When an owner loses one of their dogs, it is inevitable that the behaviour of the remaining dog will change. Sometimes the dog will appear very sad, it may become withdrawn, anxious, or nervous, or the opposite can be true, where the dog becomes more confident and relaxed. With the first scenario, it’s not uncommon for the owner to think that the remaining dog needs a friend and thus brings in a new puppy to solve the problem, however this can go two ways. Sometimes it works, and even gives the older dog a new lease of life, however sometimes the opposite it true and the older dog rejects the puppy and may become more withdrawn or even turn aggressive.
Anyone who is a Grandparent knows what fun it is to have the grandkids over for a few hours, playing games and having lots of laughs, love and cuddles, until it’s time to hand them back to their parents, which normally comes as a huge relief, as young children are exhausting.
This is also true in the dog world. Older dogs, just like people, can lack in energy, suffer from stiff joints, tire more easily, and therefore may not welcome a puppy pulling on their ears or jumping on them when they are trying to sleep. Puppies are full of life and know no boundaries, and therefore as their owner, it is your responsibility to manage the situation, teaching them good manners and how to behave in any given situation.
Dogs are pack animals and as such there is a pecking order. If the puppy believes that he should be higher in the pecking order than the older dog, he will continually demonstrate this by what can be perceived as bullying behaviour, which causes the older dog to withdraw. Just like when a person or child is bullied it can cause them to become anxious, introvert and generally very sad. If however, the older dog retains his position in the pecking order and sees this new arrival as an unruly child with no manners, he may attempt to deal with him/her by using aggression. When we observe this kind of behaviour, we tend to see this as the older dog being grumpy and will often scold them for behaving in such a manner. However, you wouldn’t expect your elderly parents to just put up with your children hurling themselves at them, so why do we expect our dogs to?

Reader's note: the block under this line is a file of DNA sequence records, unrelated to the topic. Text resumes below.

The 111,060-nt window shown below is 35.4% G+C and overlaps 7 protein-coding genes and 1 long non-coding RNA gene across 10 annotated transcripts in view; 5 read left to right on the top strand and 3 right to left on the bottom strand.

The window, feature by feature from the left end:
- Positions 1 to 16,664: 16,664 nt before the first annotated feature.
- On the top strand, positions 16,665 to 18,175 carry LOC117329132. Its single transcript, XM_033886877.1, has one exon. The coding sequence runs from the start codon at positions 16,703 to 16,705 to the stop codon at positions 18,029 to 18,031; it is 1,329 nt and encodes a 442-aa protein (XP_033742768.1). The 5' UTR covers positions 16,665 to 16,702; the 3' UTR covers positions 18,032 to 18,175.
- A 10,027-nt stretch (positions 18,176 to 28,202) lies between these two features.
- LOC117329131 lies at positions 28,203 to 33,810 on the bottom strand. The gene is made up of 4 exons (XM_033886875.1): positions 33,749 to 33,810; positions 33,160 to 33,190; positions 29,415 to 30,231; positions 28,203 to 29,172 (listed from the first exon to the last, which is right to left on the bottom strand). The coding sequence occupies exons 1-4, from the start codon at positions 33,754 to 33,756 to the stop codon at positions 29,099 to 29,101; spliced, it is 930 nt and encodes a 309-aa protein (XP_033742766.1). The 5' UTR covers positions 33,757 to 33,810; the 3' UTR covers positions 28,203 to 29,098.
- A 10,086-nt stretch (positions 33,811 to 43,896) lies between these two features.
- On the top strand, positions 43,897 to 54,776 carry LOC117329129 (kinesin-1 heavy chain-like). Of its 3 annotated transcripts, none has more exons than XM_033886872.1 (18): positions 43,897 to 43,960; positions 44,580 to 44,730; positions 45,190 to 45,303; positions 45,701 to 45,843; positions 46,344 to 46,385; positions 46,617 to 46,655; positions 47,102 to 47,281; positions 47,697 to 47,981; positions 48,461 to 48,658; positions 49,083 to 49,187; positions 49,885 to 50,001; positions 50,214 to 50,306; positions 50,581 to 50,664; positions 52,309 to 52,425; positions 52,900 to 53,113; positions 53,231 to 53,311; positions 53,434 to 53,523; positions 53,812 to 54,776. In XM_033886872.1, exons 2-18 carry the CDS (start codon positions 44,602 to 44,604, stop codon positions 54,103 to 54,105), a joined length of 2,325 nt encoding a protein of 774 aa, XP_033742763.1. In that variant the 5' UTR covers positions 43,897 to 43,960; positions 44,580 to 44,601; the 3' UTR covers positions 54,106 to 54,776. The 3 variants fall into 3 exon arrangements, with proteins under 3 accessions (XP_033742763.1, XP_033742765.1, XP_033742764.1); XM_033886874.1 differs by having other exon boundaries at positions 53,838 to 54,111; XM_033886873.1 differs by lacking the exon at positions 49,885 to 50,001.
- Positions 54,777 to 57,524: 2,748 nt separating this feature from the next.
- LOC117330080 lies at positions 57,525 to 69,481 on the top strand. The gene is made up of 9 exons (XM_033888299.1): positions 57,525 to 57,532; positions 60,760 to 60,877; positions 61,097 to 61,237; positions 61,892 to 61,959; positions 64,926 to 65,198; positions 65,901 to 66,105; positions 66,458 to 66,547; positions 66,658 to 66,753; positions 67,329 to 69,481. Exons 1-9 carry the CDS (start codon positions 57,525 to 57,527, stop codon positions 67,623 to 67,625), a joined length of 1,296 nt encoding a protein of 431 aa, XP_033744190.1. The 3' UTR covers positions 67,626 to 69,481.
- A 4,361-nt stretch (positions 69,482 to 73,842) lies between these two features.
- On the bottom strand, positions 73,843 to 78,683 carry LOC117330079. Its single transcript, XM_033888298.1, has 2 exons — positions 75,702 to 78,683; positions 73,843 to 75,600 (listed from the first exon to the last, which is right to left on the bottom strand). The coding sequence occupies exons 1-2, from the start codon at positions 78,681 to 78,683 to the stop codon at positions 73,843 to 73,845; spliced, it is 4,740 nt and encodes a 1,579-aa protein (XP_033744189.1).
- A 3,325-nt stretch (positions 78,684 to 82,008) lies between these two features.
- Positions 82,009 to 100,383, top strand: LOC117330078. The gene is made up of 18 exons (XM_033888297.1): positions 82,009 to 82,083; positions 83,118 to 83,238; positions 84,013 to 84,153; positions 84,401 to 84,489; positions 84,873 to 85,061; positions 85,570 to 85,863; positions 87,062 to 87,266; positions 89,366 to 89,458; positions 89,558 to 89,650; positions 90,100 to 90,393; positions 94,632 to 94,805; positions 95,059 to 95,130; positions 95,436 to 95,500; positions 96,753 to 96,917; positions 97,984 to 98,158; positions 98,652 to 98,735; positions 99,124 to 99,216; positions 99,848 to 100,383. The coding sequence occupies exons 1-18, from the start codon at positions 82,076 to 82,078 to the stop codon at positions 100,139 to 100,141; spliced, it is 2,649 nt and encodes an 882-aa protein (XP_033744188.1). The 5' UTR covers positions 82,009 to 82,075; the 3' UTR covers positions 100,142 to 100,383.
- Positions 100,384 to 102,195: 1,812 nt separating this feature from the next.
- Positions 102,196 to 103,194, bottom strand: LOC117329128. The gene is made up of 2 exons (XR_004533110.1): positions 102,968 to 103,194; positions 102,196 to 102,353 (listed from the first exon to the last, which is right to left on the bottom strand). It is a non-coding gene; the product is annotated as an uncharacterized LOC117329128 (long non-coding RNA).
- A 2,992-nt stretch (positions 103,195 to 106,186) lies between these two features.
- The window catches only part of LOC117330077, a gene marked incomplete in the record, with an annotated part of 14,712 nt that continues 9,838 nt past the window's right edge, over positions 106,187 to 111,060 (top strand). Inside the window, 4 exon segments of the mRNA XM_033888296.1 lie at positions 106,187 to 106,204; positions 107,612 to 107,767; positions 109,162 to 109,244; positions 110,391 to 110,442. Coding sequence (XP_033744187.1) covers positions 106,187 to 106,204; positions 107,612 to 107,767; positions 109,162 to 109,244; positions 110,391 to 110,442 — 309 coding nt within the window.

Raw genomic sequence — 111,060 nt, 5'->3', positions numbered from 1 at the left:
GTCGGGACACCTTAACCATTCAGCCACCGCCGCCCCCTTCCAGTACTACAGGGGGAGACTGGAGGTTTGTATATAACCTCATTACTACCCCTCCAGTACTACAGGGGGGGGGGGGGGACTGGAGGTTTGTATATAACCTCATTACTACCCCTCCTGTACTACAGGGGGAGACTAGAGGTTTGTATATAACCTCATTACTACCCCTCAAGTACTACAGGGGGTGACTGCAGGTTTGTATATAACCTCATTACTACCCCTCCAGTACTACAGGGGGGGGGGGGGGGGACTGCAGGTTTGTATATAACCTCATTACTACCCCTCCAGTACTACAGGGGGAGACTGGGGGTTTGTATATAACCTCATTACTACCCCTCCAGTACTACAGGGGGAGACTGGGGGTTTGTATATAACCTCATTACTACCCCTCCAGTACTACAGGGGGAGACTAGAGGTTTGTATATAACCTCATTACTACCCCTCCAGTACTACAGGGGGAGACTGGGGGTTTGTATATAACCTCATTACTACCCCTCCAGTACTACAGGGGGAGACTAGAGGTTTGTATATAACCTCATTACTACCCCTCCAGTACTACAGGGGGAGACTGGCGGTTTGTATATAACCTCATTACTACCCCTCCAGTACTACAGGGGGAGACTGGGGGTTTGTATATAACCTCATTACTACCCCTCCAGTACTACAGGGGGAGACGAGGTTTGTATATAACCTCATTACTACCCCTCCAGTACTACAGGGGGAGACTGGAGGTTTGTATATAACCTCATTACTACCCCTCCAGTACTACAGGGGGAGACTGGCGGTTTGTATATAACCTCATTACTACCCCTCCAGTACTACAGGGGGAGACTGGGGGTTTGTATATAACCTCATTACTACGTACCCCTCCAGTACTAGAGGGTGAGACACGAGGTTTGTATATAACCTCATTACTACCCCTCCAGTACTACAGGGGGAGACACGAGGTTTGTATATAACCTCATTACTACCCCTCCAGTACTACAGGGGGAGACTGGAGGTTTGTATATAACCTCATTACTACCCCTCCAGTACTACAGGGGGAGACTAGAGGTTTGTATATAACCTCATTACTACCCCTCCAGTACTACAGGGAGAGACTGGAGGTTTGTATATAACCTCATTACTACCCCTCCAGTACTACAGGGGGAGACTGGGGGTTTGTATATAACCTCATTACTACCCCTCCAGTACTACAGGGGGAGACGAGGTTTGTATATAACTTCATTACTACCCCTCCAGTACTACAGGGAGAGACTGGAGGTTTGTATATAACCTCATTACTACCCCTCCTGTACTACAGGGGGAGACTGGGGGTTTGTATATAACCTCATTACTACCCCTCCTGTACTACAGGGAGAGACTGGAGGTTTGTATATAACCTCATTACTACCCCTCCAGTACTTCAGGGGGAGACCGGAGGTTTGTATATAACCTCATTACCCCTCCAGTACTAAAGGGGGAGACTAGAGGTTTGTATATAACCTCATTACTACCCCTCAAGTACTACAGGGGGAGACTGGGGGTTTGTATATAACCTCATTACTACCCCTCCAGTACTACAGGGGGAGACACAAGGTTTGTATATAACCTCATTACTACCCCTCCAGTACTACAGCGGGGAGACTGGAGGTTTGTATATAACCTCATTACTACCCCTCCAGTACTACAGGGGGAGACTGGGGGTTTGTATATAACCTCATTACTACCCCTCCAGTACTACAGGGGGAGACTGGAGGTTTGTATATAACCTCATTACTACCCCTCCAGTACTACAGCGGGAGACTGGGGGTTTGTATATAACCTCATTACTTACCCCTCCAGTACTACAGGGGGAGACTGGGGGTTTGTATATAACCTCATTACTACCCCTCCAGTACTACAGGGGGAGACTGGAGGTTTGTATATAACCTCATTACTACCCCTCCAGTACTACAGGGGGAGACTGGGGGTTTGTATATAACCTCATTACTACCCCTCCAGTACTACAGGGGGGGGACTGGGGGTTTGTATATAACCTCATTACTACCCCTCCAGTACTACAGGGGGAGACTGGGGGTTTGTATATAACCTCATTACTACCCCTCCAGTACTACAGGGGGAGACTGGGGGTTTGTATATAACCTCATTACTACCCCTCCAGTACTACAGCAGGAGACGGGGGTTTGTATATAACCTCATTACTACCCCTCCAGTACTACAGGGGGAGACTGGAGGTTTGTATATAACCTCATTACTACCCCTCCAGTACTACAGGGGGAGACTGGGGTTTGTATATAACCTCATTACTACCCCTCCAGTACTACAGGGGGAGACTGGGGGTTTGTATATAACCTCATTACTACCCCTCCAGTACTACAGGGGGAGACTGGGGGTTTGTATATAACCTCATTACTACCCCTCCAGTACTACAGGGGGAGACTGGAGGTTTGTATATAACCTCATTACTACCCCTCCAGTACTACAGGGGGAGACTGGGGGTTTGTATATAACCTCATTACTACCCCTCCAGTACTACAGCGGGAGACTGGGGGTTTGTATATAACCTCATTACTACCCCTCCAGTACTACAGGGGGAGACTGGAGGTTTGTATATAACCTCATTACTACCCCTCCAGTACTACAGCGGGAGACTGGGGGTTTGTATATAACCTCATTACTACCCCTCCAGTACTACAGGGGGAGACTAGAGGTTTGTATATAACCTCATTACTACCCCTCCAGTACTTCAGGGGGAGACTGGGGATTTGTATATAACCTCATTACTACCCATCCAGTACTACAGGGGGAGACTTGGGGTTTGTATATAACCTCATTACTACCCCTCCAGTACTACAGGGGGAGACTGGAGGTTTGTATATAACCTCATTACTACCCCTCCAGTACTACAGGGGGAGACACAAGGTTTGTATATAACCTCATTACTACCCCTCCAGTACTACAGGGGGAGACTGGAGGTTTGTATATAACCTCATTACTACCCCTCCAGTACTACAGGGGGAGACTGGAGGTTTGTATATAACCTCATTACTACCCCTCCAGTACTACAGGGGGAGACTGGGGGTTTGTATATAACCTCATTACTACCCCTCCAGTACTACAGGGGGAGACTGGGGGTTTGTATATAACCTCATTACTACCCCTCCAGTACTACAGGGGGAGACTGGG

If any of the above sounds familiar or you are considering getting a new puppy, you need to take charge from the get-go, teaching the puppy manners, rules and boundaries. The best way to do this is via play and training, not involving the older dog, unless he comes over and wants to join in – again you wouldn’t try to get the grand parents to join in a game with your toddler if you could see they were tired. This also allows the older dog to see that you are taking action, so he/she doesn’t have to!
Another common mistake is when owners introduce a new dog into the home, in an attempt to calm the undesirable behaviour of their current dog, thinking that the dog’s behaviour stems from boredom, and a playmate would be the solution. Sometimes this appears to work, with the change in behaviour of the current dog being quite dramatic, but often this is only at the expense of the undesirable behaviour being transferred to the new dog (with more energy and enthusiasm thrown in!) In this situation, what’s actually happened is that the existing dog has acquired a second in command, meaning he no longer has to bark at everything or deal with visitors or situations, as the new dog does all this for him, acting on the very subtle language that the older dog is feeding him. In these instances, you have to address the hierarchy and not just the problem dog.
If you wish to know more about canine behaviour and how I can help redress the balance, then please click here: Canine Behaviour
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